Background Myoelectric control of upper extremity powered pros theses has been used clinically for many years. Though not yet fully developed, electromyography (EMG) inputs may soon be used to assist in the control of powered
* Correspondence:mhahn@uoregon.edu 1 Department of Veterans Affairs (VA), Rehabilitation Research and Development Center of Excellence for Limb Loss Prevention and Prosthetic Engineering, VA Puget Sound, 1660 S. Columbian Way, Seattle, WA 98108, USA 2 University of Washington, Department of Mechanical Engineering, 4518 University Way Northeast, Seattle, WA 98105, USA Full list of author information is available at the end of the article
prosthetic devices for lower limb amputees. Myoelectric control offers potential advantages such as user intent input through activating certain muscles to control dif ferent locomotion states or to provide proportional on line control. Before development of myoelectric control for lower extremity prostheses occurs, it is necessary to first understand the myoelectric characteristics of ampu tee residual and intact musculature and to analyze un usual cocontraction patterns that may arise. The EMG signals from individual lower limb muscles throughout the gait cycle are generally consistent across subjects during ablebodied walking [16]. Although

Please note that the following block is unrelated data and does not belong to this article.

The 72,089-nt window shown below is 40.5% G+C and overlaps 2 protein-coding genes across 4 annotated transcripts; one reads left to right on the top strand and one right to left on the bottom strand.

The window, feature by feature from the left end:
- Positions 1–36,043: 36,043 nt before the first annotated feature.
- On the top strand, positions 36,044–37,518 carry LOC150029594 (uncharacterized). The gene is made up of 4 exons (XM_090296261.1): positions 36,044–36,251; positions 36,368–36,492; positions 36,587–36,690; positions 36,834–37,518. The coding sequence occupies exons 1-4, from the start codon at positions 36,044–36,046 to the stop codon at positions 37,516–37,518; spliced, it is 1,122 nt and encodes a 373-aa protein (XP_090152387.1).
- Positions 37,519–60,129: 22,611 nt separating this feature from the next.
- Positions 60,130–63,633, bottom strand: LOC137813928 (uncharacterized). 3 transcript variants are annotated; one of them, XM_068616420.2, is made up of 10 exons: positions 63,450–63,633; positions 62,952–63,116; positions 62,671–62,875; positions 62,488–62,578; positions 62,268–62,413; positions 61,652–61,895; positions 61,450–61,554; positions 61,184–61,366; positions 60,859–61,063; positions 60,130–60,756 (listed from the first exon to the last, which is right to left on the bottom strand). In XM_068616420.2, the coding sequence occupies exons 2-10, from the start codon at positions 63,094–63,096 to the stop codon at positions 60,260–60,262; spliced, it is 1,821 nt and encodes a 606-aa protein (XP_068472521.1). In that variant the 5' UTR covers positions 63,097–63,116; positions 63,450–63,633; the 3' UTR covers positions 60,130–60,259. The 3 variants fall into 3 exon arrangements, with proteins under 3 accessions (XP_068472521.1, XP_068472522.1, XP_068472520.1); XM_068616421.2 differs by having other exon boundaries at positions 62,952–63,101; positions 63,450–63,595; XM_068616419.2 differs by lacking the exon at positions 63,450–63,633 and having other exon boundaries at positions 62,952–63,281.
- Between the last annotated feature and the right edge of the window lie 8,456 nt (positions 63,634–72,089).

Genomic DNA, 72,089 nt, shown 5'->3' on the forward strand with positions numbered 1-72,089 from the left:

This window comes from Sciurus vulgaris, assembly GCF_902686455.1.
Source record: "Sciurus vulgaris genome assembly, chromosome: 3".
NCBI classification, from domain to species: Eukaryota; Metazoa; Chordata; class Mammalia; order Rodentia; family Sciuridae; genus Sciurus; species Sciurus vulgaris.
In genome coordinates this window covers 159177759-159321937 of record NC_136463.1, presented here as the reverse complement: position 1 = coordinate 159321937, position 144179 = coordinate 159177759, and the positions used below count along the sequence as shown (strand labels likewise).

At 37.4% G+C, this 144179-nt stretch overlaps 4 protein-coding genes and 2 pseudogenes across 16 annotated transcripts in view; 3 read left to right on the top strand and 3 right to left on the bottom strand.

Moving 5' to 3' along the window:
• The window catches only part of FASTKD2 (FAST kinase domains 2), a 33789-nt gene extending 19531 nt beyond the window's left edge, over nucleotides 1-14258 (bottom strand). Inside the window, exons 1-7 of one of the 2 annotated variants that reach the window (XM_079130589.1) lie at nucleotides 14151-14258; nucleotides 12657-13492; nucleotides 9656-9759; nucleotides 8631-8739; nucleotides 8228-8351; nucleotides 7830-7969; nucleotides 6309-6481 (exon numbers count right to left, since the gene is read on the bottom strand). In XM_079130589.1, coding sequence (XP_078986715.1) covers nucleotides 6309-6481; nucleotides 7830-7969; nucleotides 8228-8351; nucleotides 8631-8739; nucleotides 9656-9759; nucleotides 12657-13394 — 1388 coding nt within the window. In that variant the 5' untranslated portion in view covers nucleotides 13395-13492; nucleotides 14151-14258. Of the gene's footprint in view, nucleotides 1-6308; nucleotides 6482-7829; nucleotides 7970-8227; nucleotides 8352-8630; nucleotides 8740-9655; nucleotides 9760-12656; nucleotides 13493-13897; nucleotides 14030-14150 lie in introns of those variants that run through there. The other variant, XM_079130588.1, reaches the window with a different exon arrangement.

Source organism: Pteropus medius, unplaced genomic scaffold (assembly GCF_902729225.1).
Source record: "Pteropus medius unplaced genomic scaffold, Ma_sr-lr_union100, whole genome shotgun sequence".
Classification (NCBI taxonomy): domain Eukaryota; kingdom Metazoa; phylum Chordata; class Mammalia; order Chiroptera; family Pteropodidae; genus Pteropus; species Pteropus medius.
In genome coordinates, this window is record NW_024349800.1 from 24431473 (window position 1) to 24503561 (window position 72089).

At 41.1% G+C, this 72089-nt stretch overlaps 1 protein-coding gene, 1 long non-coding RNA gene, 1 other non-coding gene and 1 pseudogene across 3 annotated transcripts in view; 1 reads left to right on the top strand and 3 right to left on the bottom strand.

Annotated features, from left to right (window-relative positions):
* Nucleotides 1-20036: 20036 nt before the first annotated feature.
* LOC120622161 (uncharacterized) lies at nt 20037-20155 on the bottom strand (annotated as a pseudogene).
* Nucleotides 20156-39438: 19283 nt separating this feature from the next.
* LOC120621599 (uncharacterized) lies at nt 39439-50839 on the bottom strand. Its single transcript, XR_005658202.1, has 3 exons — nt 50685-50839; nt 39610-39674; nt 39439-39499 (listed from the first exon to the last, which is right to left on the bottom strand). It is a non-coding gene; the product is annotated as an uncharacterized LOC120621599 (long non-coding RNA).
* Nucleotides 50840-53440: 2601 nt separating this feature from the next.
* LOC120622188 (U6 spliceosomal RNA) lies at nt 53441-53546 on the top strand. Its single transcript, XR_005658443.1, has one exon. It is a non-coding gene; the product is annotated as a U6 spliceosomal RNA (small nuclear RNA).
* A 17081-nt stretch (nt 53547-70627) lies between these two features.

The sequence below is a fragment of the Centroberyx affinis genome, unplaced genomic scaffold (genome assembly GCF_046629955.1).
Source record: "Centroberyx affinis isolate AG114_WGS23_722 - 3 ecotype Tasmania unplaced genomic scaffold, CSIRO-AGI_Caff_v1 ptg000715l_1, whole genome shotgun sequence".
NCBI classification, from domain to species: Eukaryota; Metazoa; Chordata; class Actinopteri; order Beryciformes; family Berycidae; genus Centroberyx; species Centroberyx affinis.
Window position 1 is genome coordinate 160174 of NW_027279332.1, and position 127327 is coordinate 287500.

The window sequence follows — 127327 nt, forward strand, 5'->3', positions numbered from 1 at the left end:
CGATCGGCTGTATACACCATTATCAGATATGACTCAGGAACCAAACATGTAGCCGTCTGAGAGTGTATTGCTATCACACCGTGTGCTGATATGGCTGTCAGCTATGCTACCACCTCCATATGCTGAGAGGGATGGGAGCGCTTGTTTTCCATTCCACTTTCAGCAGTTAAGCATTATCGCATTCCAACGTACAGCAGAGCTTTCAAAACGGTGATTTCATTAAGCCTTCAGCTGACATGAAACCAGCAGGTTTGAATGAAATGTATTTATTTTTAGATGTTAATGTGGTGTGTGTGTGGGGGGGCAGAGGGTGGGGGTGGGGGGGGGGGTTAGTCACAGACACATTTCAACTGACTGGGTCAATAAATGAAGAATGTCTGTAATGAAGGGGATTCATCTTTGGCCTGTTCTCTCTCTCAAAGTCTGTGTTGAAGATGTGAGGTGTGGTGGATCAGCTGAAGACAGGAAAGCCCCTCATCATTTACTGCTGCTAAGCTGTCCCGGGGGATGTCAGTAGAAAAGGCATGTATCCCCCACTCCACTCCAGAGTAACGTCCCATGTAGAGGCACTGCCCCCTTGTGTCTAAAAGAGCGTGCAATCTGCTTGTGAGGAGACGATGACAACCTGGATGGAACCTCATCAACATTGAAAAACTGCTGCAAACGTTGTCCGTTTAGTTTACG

© 2012 Seyedali et al.; licensee BioMed Central Ltd. This is an Open Access article distributed under the terms of the Creative Commons Attribution License (http://creativecommons.org/licenses/by/2.0), which permits unrestricted use, distribution, and reproduction in any medium, provided the original work is properly cited.